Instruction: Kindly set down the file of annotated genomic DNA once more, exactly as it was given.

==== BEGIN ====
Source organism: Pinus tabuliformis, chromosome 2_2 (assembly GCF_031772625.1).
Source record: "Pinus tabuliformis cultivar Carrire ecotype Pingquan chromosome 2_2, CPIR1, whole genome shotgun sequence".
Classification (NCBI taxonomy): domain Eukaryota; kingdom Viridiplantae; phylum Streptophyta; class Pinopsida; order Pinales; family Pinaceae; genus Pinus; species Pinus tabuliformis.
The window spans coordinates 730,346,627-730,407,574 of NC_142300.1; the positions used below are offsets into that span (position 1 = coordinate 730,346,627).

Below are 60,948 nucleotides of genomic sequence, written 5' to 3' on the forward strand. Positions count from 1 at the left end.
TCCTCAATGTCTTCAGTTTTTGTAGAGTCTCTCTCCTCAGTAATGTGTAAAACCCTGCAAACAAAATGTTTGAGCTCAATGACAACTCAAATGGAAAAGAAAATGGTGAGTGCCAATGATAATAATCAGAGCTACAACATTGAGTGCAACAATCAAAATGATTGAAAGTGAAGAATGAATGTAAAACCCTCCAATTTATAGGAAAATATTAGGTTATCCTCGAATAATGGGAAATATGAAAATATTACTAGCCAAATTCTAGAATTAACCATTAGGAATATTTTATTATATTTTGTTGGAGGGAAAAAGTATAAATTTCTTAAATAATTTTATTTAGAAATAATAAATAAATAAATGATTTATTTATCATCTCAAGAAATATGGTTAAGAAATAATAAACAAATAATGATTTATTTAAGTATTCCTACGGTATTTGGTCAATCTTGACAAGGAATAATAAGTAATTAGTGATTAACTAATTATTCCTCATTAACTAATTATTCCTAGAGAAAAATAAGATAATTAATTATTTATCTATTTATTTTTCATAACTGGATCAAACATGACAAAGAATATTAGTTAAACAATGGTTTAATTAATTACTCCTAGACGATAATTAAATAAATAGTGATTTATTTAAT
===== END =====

Source organism: Pinus tabuliformis, chromosome 2_2 (assembly GCF_031772625.1).
Source record: "Pinus tabuliformis cultivar Carrire ecotype Pingquan chromosome 2_2, CPIR1, whole genome shotgun sequence".
Classification (NCBI taxonomy): domain Eukaryota; kingdom Viridiplantae; phylum Streptophyta; class Pinopsida; order Pinales; family Pinaceae; genus Pinus; species Pinus tabuliformis.
The window spans coordinates 730,346,627-730,407,574 of NC_142300.1; the positions used below are offsets into that span (position 1 = coordinate 730,346,627).

Below are 60,948 nucleotides of genomic sequence, written 5' to 3' on the forward strand. Positions count from 1 at the left end.
TCCTCAATGTCTTCAGTTTTTGTAGAGTCTCTCTCCTCAGTAATGTGTAAAACCCTGCAAACAAAATGTTTGAGCTCAATGACAACTCAAATGGAAAAGAAAATGGTGAGTGCCAATGATAATAATCAGAGCTACAACATTGAGTGCAACAATCAAAATGATTGAAAGTGAAGAATGAATGTAAAACCCTCCAATTTATAGGAAAATATTAGGTTATCCTCGAATAATGGGAAATATGAAAATATTACTAGCCAAATTCTAGAATTAACCATTAGGAATATTTTATTATATTTTGTTGGAGGGAAAAAGTATAAATTTCTTAAATAATTTTATTTAGAAATAATAAATAAATAAATGATTTATTTATCATCTCAAGAAATATGGTTAAGAAATAATAAACAAATAATGATTTATTTAAGTATTCCTACGGTATTTGGTCAATCTTGACAAGGAATAATAAGTAATTAGTGATTAACTAATTATTCCTCATTAACTAATTATTCCTAGAGAAAAATAAGATAATTAATTATTTATCTATTTATTTTTCATAACTGGATCAAACATGACAAAGAATATTAGTTAAACAATGGTTTAATTAATTACTCCTAGACGATAATTAAATAAATAGTGATTTATTTAAT